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Community and Q&A

ERV retrofit ductwork old house

rondeaunotrondo | Posted in GBA Pro Help on

I want to try to install the duct work myself on an ERV in our 1915 bungalow 1600sqft not including basement zone 5 outside of Boston house. I’ve been monitoring CO2 levels and they’re up to 2k ppm in bedrooms (door has to stay closed  in our nursery). 

I cannot find any “how tos” or articles on GBA/FHB on actually performing this work, meaning getting the duct work into the walls and passing it up to the second floor from an unfinished (finished in the future) basement. We have no chases or current ductwork and have ductless units. From what I’ve read the options are some sort of flex duct similar to zehnder, oval or rectangular. How can I do this work without completely taking down a whole lot of sheet rock?

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  1. charlie_sullivan | | #1

    The Zehnder tubing can be pushed through a 2x4 wall if there's nothing in the way. But getting up to the second floor is harder. One option is to convert a corner of a closet to a chase. The folks at Zehnder also are willing to make a plan for you if you send them drawings of your house.

  2. rondeaunotrondo | | #2

    I talked to New England zehnder rep and got a quote. I asked him about retrofit. He said “it’s much easier on new construction.” Well, thanks Zehnder, I know it’s easier on new construction….

    I likely will go with the CERV2. I had a previous post on Minotair with a quote of 17k.

    Unfortunately the closets are all underneath the knee wall Attics.

  3. rondeaunotrondo | | #3

    Any other thoughts for finding a DIY method for ducting in interior walls for an ERV in an old house particularly up to the 2nd floor.

  4. brian_wiley | | #4

    I've been doing a little research into this as of late in hopes of installing my own ERV in the coming year, and you're right: diy instructions are hard to come by. I have stumbled on a couple of things that may be helpful though.

    While I haven't worked directly with either, the process seems analogous to retrofitting high-velocity ducting to existing walls as the exterior diameter of the ducts (3" for ERV; 2" plus insulation, so about 3"+ for HV duct) is roughly the same. Theres much more info on that process, which may be helpful. It does seem to involve at least some drywall work though.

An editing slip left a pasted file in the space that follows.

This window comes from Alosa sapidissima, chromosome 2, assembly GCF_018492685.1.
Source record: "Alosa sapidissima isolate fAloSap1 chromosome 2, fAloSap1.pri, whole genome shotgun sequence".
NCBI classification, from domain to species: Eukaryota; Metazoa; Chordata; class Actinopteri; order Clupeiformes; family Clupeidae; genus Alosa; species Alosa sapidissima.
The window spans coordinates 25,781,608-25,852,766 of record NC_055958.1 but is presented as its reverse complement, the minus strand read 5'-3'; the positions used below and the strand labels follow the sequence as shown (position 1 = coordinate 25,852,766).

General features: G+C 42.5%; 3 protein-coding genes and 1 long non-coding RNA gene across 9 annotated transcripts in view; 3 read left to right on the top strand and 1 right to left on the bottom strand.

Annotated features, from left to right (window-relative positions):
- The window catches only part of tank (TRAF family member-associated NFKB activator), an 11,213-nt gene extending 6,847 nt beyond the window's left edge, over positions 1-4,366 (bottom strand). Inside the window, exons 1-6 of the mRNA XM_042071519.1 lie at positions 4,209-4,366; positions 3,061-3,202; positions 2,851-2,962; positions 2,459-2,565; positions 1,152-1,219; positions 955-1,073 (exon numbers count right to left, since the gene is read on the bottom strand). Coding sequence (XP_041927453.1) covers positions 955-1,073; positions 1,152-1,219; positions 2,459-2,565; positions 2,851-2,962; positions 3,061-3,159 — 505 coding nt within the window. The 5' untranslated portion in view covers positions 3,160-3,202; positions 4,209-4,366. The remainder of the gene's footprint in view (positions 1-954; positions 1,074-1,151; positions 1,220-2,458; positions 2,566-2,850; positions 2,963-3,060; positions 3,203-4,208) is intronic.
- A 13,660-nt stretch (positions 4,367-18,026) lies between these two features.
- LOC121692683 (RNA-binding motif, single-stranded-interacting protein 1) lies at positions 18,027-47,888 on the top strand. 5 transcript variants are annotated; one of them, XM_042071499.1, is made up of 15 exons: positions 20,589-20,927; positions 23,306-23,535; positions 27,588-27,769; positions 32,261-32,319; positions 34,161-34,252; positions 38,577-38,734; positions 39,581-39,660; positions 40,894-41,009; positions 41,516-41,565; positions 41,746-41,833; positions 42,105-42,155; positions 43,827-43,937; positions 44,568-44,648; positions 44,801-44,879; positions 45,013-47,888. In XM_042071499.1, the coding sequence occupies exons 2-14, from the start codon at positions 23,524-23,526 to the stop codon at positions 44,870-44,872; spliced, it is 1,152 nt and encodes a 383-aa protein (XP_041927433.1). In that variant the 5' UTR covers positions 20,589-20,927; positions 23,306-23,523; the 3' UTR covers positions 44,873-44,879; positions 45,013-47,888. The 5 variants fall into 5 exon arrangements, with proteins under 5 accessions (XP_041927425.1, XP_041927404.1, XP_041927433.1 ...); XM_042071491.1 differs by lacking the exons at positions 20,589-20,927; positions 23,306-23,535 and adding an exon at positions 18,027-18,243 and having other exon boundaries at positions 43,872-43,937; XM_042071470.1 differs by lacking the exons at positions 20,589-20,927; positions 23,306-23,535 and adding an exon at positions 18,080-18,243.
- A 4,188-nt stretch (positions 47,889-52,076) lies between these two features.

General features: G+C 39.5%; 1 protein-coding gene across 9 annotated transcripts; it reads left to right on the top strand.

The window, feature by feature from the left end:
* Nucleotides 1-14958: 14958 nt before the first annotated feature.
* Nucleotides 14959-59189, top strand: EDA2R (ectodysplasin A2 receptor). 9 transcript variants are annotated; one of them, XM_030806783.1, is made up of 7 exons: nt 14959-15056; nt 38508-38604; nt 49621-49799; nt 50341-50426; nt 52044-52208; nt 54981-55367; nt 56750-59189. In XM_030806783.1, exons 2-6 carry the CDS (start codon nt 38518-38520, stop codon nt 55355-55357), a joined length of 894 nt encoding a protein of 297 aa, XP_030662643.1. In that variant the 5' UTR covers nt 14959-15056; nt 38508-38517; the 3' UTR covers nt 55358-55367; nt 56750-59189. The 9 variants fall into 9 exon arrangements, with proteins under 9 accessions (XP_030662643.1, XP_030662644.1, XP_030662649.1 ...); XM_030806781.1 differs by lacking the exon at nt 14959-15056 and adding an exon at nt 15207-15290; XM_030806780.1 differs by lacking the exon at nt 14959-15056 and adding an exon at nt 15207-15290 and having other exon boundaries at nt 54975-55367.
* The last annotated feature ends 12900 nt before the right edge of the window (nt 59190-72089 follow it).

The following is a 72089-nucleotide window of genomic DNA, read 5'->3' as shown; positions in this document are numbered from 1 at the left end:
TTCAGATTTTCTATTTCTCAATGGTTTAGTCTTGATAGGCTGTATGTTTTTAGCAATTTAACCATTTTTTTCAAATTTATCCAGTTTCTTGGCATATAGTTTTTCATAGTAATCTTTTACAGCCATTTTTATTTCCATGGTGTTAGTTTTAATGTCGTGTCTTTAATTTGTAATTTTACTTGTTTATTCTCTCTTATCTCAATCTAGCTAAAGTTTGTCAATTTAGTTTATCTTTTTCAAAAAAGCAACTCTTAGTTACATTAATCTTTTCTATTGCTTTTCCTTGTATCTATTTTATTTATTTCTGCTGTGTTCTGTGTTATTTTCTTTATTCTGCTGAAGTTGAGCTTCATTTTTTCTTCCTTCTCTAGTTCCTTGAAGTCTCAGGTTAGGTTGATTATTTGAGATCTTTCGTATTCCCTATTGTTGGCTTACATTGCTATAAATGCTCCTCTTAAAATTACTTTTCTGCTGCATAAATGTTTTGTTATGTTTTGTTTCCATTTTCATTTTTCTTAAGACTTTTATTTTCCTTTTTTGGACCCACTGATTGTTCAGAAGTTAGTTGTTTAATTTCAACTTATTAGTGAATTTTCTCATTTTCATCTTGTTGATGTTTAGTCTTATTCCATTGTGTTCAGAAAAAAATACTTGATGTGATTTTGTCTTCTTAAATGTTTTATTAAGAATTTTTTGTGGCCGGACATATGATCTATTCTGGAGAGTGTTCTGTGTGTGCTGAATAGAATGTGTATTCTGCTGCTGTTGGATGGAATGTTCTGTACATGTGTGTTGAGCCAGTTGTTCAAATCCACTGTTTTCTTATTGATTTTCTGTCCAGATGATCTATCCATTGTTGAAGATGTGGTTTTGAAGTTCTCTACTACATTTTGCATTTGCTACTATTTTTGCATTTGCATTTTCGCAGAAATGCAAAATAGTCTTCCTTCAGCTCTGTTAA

The other thing may be helpful is that there seems to be some discussion on the location of the vents, with some expert members stating that its okay to place the registers (at least supply; I was unclear on returns) on the floor or low on the wall (link below). I mention that as it may be easier in your case to pass them through the closets in the first floor to a floor/low wall location on the second through the knee wall. Some of the downsides to the low location of the register that were discussed were additional dust and the potential of kids dropping things down them.

  5. Expert Member
    Akos | | #5

    High velocity ducting is a definitely a good choice, a 2.5" one would be just about enough for most rooms except for the main bedroom that would need two 2.5" runs to avoid noise while the unit is running on boost.

    You can also look at 3" semi rigid aluminum (think dryer went but smaller) which would also fit through a 2x4 wall. HVAC supply houses sell this as vent pipe for fireplaces, usually comes in either 35' or 50' length. Stale air pickups and fresh air supplies to each room also don't need to be insulated as long as the runs are within the conditioned envelope (you only need to insulate the runs from the ERV to the outside of the house).

    The hardest part for any retrofit is getting though wall top/bottom plates and blocking within walls. You can try to get through these from the top and bottom but opening up the wall bay is much quicker especially if you have drywall.

    Stale air pickups tend to be much larger, this generally means a 4" duct to a bathroom and a 5" to the kitchen area. You can use multiple small runs but I think oval ducting in this case is the simplest.

    In a mostly heating climate, you always want your fresh air supplies high on the wall, blowing along the ceiling. When it gets cold the fresh air feed without a post heater could be 10F to 15F bellow room temperature, it would create cold floors if you have a low supply.

    The stale air pickups can be anywhere, but near the ceiling is also usually the best.

    If you are doing mostly rigid ducting, add in a length of flex duct or an inline duct scilencer at the ERV to reduce noise. Most ECM blowers are pretty quiet but still noticeable especially on boost.

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